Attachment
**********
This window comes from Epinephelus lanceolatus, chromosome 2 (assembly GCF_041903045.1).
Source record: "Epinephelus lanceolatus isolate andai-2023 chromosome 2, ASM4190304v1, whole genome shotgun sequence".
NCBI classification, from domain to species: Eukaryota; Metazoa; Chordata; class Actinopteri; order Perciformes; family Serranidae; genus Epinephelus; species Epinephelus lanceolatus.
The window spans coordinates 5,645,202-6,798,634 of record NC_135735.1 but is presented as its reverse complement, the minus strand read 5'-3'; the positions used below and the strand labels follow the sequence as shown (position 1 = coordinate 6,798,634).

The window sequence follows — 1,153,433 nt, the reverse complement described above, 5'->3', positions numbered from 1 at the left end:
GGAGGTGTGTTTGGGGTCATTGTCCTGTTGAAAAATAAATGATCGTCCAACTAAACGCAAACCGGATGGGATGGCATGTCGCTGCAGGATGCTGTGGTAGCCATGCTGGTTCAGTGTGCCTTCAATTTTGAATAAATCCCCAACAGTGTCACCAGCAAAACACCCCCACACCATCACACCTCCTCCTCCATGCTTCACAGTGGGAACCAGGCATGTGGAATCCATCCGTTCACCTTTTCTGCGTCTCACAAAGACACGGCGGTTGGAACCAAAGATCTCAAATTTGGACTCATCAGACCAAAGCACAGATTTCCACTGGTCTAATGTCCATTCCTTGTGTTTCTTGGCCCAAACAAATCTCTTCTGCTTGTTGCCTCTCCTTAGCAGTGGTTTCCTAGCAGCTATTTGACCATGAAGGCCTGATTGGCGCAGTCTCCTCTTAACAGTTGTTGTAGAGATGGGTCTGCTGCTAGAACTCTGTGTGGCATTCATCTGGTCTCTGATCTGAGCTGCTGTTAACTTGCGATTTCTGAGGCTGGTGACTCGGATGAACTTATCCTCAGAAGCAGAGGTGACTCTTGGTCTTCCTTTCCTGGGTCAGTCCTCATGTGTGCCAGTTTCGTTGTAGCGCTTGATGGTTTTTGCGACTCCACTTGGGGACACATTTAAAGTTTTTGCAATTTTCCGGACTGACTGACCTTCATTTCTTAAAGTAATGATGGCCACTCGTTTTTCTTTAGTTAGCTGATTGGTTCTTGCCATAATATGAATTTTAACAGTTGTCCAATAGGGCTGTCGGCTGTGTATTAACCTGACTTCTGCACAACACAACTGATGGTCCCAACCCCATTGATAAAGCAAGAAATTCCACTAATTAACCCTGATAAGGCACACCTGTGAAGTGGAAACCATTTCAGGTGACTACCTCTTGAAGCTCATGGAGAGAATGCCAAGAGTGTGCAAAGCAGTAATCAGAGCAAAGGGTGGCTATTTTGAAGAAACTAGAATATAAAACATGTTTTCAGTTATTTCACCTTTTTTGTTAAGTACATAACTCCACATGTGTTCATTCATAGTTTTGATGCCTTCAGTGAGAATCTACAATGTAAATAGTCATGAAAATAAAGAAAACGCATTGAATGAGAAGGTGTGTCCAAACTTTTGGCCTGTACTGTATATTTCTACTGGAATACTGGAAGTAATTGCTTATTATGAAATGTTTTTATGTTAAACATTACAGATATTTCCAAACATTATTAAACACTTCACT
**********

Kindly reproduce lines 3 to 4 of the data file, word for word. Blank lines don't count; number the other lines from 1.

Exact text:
NCBI classification, from domain to species: Eukaryota; Metazoa; Chordata; class Actinopteri; order Perciformes; family Serranidae; genus Epinephelus; species Epinephelus lanceolatus.
The window spans coordinates 5,645,202-6,798,634 of record NC_135735.1 but is presented as its reverse complement, the minus strand read 5'-3'; the positions used below and the strand labels follow the sequence as shown (position 1 = coordinate 6,798,634).